This week’s Sip With Us Saturday, Obscure Exports, led me to the country of Sweden. I hopped on my private jet, flew in to Stockholm, and grabbed a bottle of Nils Oscar Barleywine. Well, I was going to do that until I realized my wife was already using the jet to pick up some sushi in Okinawa, so instead I sauntered over to the local beer store.
The single bottle of barleywine set me back $5.99; a hefty price for a bottle so small (330 ml). Why did I choose this? I adore barleywines, even on a warm spring day. They tend to be a more highly priced style (especially those that utilize first runnings) but generally I have found the adage “you get what you pay for” has some merit.
So I poured the Sweedish Barleywine into my brandy snifter (1/2 for me, 1/2 for my wife)…
The beer pours a hue that is red orange. There is almost no head, but that can be expected from the style sometimes. A typical barley wine usually let’s you know that is a barleywine with a bold display of viscosity. Nils Oscar Barley wine did not.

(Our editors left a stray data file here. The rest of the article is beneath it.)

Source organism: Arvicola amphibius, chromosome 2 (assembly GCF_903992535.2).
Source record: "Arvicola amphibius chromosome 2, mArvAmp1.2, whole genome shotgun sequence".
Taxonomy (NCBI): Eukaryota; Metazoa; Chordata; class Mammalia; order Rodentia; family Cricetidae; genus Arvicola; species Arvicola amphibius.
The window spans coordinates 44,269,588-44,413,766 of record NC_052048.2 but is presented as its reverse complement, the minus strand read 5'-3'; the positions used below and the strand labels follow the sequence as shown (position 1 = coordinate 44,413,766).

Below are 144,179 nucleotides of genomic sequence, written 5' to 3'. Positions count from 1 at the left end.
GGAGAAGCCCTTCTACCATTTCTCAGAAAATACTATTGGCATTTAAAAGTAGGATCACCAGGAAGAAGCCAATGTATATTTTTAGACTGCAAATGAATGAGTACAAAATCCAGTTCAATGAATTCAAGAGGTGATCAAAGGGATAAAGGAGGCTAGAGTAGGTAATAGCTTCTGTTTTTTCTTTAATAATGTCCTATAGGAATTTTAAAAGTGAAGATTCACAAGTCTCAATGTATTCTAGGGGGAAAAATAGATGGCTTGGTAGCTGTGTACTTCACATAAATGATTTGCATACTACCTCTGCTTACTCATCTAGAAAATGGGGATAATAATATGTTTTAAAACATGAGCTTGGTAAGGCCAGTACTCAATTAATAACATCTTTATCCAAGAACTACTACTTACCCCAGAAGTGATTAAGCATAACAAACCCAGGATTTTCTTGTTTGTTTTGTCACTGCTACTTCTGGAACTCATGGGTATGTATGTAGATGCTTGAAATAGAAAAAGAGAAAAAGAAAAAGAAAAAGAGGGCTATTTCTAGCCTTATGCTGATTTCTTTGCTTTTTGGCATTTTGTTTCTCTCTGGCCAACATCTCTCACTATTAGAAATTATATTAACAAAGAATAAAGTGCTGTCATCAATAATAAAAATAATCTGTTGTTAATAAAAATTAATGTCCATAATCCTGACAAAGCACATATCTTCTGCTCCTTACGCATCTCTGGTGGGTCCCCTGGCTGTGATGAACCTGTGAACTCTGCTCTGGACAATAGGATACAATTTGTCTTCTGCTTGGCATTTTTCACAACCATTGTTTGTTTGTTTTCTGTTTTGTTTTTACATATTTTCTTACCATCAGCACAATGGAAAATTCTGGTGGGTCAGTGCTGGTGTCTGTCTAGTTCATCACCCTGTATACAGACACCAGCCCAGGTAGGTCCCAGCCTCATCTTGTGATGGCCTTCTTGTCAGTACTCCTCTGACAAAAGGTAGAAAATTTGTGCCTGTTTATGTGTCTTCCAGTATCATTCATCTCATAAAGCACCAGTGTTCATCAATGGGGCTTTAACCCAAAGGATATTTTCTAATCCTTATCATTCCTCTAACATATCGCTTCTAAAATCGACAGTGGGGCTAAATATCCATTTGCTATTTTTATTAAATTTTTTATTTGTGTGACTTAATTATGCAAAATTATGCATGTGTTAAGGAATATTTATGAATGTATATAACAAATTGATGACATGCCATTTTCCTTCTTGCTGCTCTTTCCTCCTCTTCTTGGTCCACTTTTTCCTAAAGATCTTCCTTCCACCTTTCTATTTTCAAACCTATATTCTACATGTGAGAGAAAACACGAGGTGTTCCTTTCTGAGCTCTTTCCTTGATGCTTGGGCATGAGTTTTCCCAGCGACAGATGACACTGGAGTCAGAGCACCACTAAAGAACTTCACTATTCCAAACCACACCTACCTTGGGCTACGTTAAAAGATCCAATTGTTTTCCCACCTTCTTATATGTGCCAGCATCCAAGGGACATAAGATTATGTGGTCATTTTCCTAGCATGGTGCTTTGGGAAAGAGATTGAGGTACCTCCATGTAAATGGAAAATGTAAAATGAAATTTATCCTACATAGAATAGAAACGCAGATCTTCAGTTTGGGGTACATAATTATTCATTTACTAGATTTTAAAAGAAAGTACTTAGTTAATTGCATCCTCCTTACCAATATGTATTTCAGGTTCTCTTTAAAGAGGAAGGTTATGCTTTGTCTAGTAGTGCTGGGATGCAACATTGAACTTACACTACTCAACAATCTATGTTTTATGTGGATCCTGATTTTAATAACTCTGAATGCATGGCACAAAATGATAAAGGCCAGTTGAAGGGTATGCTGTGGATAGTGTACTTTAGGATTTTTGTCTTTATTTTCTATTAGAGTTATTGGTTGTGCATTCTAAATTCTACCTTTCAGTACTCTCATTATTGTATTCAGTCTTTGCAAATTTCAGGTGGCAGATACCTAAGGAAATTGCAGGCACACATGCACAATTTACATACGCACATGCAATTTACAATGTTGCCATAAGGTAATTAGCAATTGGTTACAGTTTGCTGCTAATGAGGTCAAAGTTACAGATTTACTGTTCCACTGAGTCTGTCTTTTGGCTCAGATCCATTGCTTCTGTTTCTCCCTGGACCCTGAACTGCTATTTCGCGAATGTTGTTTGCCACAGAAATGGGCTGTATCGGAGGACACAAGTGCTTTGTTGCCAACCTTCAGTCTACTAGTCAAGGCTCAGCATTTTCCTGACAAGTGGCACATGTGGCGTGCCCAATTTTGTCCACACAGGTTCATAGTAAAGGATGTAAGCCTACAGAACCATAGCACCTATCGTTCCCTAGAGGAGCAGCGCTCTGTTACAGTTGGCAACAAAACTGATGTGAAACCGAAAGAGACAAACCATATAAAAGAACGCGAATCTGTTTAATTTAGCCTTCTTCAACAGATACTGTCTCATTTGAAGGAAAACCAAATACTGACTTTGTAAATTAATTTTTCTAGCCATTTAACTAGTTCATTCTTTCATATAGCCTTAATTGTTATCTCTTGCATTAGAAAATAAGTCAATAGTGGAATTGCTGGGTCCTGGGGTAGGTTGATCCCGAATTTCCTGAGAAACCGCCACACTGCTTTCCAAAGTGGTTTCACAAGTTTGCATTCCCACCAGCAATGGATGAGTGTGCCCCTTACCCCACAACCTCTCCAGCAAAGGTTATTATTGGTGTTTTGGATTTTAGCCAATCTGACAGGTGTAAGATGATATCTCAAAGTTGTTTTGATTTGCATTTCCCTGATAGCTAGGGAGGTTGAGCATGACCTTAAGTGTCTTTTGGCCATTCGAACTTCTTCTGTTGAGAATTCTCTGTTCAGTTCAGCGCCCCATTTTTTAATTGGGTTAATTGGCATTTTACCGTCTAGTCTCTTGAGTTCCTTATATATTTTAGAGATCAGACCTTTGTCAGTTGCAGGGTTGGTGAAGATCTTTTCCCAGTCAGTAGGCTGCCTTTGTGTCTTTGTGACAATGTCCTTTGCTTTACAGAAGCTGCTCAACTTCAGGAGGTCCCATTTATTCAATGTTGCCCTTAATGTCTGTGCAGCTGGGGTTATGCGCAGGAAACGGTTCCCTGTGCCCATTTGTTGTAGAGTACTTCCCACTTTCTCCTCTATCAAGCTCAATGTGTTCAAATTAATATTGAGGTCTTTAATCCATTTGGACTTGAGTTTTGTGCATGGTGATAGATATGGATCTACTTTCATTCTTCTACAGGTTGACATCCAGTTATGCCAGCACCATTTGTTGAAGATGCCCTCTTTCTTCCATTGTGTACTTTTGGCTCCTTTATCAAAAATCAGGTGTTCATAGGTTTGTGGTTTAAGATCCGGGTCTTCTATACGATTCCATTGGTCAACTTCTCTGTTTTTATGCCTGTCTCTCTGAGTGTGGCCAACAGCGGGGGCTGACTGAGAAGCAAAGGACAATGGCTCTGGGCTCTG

I was drinking my beer that night by campfire, so I moved out of the way so as to focus on the aroma. This beer was born to be mild on the nose. There were absolutely no bitter hop aromas (i.e. pine, citrus, pepper) and moderate malt aromas that had to be concentrated on to be perceived. I picked up on some mild toffee and plum notes, a bit of cotton candy like aromas, and bit of yeast aroma that came across like whole grain wheat bread.
As soon as the beer hit my tongue, I knew something was amiss. First of all, as the pour suggested the beer is way too thin. With an ABV of 9.5% it really should have demonstrated more silky syrupy aspects. Then there was the flavor. I guess I was expecting (presuppositions are bad) a Thomas Hardy’s-esque experience, but what I got was a maraschino cherry syrup experience. The beer was very sweet–which I typically like–but in a bad way. It tasted almost as if the brewer had used a bunch of demerara sugar after a low temp mash to get the beer up to brandywine style sweetness. It taste very artificial. While in a barleywine hops can be downplayed, there was practically nothing going on in the area of balance/bitterness.
The beer was not sink worthy, but still not very good. So I lit up a cigar. After a few minutes the peppery qualities that were tingling my tongue and lips from the stogy made the beer much more palatable, providing a little artificial balance. In the end though, I will not buy this beer again.
Among other Barleywines:
To prove my coolness, enjoy the picture below: